N. Korea’s ‘biggest military project’ readying to churn out new & bigger ballistic subs

North Korean leader Kim Jong Un guides on the spot the underwater test-fire of strategic submarine ballistic missile in this undated photo released by North Korea's Korean Central News Agency (KCNA) in Pyongyang on April 24, 2016. © KCNA
North Korea is set for an upgrade of its ballistic missile capability, as latest photos reveal progress on its dockyards, which will be able to assemble and house bigger, newer submarines. The country conducted an underwater missile launch earlier this month.

38 North, a program at the US-Korea Institute at SAIS, which analyzes new information from the secretive county, has been examining commercial satellite imagery from last week, of what it claims is a new construction hall at the Sinpo South Shipyard, on the country’s eastern coast.

“The status of work inside the hall remains unclear, but when it is finished North Korea will be able to build and launch new submarines much larger than the existing Gorae-class, including a new class of ballistic missile submarines. Moored alongside the launching way are three small vessels and a barge working to clear underwater obstacles.”

It was a Gorae-class sub that conducted a test ballistic missile launch – in contravention of a UN resolution – on July 9. It was the third such test since December, and while it was a failure, the launch proceeded to a further stage than the previous two.

The single completed 2,000-ton, 67 meter-long Gorae submarine is thought to be based on old Eastern Bloc designs, but according to IHS Jane’s, a defense publication, North Korea is now constructing two 150-meter long pens capable of housing two newer designs.

“Satellite imagery from 8 May 2016 revealed that construction on the pens had progressed to the extent that portions of them were being covered with earth,” said Jane’s, which also obtained its analysis from commercially-sourced photos.

The combined analysis of all the work at Sinpo South, likely begun in 2009, suggests that it is currently “the largest active military building project in North Korea.”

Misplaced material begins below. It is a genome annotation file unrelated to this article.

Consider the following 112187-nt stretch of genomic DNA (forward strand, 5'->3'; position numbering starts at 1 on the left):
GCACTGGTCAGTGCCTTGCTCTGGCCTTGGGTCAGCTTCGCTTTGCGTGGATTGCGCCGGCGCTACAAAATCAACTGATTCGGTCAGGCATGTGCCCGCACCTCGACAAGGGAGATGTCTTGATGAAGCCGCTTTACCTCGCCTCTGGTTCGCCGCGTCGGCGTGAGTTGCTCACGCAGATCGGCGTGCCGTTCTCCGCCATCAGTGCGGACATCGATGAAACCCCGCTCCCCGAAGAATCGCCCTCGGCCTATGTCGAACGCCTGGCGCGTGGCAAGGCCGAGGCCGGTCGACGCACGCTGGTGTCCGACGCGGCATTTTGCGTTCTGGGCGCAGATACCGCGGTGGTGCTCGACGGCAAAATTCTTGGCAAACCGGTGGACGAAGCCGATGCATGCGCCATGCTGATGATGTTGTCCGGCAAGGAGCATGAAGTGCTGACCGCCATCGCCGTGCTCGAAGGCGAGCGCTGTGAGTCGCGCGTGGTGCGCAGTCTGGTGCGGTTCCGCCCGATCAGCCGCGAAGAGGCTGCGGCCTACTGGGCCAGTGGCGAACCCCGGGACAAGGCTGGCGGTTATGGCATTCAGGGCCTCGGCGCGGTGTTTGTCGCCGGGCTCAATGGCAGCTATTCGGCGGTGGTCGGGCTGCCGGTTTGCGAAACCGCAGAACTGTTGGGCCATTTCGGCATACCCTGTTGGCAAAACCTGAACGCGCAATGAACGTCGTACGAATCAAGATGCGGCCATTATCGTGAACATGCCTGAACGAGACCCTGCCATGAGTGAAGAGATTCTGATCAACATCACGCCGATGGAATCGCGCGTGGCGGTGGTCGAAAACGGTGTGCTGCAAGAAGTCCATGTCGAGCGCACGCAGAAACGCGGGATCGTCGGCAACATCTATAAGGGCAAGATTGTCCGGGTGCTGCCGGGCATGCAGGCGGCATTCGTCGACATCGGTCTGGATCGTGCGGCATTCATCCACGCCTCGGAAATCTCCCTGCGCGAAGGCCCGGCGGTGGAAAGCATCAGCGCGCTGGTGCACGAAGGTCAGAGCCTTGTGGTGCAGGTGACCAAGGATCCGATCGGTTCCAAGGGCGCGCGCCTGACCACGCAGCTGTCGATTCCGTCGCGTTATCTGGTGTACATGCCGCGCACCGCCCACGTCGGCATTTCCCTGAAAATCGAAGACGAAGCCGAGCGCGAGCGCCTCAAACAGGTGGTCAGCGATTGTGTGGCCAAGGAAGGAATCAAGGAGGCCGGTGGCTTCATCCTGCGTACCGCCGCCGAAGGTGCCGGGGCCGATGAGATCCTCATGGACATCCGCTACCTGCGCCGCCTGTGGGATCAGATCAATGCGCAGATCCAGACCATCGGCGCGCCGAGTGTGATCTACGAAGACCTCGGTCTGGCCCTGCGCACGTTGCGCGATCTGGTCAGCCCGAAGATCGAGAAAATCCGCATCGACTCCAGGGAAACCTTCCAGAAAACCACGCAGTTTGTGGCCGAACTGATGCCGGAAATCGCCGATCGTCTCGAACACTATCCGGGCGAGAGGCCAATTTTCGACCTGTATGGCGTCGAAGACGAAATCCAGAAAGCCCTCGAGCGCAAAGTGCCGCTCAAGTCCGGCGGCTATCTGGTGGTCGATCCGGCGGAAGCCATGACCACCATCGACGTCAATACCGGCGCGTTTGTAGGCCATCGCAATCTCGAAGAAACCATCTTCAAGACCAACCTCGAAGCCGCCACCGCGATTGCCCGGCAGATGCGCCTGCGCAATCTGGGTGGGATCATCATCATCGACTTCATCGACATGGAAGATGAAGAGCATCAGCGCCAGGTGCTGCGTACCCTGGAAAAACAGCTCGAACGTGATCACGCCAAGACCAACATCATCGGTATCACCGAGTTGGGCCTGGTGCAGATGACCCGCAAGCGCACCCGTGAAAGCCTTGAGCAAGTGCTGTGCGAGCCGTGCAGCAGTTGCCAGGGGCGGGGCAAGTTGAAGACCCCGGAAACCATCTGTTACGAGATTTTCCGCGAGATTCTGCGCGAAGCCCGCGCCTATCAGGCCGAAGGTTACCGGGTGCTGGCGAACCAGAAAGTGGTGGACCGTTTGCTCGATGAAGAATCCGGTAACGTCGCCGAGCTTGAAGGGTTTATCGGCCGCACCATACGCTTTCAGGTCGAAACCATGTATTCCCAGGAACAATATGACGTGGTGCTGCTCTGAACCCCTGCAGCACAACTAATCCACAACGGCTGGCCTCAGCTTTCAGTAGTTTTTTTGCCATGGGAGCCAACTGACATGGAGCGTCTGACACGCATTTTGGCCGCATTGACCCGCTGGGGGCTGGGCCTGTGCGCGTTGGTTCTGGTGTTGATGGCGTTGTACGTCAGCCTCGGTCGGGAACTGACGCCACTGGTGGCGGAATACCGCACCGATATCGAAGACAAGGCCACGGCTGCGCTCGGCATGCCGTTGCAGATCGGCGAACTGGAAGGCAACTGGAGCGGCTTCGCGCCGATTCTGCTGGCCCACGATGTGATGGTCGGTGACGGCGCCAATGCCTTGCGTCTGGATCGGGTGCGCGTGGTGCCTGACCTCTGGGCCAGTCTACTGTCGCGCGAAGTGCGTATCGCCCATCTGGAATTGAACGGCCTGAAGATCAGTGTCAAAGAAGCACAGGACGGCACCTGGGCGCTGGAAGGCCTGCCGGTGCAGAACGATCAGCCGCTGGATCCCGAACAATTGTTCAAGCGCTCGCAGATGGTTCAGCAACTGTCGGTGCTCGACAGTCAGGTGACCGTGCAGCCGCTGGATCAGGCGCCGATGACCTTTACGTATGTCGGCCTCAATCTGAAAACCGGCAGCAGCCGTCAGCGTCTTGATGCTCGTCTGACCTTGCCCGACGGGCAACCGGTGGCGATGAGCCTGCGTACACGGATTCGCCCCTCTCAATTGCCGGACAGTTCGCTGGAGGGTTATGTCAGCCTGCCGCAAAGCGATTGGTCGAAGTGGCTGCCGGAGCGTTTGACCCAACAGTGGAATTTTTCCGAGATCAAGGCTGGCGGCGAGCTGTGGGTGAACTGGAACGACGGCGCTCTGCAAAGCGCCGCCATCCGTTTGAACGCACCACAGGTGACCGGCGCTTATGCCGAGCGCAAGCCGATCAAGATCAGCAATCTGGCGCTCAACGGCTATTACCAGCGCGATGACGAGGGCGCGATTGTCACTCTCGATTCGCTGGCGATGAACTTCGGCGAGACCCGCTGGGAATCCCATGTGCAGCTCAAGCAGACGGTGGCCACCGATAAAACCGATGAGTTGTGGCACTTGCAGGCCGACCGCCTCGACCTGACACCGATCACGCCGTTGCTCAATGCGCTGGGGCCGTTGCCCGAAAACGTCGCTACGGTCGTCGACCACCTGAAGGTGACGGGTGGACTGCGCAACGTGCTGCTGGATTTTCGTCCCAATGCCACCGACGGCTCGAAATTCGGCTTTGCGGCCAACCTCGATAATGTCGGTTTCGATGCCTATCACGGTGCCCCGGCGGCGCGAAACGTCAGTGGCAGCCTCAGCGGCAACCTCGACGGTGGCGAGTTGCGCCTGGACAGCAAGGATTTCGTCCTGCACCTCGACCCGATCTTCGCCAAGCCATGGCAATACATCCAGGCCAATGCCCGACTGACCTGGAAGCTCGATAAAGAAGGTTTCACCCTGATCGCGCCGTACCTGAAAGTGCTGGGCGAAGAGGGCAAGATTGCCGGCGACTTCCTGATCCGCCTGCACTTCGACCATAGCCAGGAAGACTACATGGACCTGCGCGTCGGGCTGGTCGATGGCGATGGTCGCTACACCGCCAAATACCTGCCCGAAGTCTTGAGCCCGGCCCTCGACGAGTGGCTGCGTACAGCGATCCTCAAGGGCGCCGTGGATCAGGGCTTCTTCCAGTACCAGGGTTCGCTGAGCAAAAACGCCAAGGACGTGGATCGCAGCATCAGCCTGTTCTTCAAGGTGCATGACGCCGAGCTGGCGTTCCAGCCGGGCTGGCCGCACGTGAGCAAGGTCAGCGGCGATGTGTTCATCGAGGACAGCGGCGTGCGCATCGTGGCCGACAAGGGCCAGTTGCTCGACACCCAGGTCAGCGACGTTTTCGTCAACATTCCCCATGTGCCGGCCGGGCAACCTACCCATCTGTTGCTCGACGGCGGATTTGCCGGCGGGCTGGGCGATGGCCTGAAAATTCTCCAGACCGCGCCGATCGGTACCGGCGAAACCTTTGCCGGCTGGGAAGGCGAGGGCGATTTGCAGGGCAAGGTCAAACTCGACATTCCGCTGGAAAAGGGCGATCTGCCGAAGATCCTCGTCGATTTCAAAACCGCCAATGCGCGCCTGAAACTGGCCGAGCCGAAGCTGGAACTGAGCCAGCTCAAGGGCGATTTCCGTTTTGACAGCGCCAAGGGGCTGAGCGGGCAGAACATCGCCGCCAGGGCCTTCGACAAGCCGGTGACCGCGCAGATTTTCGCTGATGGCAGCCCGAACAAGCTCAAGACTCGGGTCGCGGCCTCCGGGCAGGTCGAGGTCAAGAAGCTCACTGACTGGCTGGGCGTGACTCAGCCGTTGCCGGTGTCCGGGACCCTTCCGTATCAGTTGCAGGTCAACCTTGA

Although North Korea is also conducting regular tests from land-based sites, “the massive investment North Korea is making into building the new submarine bunker at Sinpo suggests it will be used to protect its most prized naval asset – the ballistic missile submarine capability it is currently developing.”

Jane’s suggested that the new docks could make it simpler for submarines to slip into the water unmonitored, creating “uncertainty” and a “deterrent” to opposing forces. If successful, the submarines could reach not only South Korea, but also the West Coast of the United States, before launching their projectiles, which could, in theory be armed with nuclear warheads.

A Terminal High Altitude Area Defense (THAAD) interceptor is launched during a successful intercept test © U.S. Department of Defense, Missile Defense Agency

But Washington and Seoul have also upped their defensive capabilities.

The DURAN Mark-1 built by the South Korean conglomerate Daewoo, has been completed according to Yonhap, and will detect enemy submarines using the radiation that they emit underwater.

Meanwhile, the US and South Korea have finalized the agreement to extend Terminal High Altitude Area Defense (THAAD) to the Korean peninsula. THAAD, already deployed in Guam and Hawaii, would shoot down a ballistic missile, as it descends down toward its target.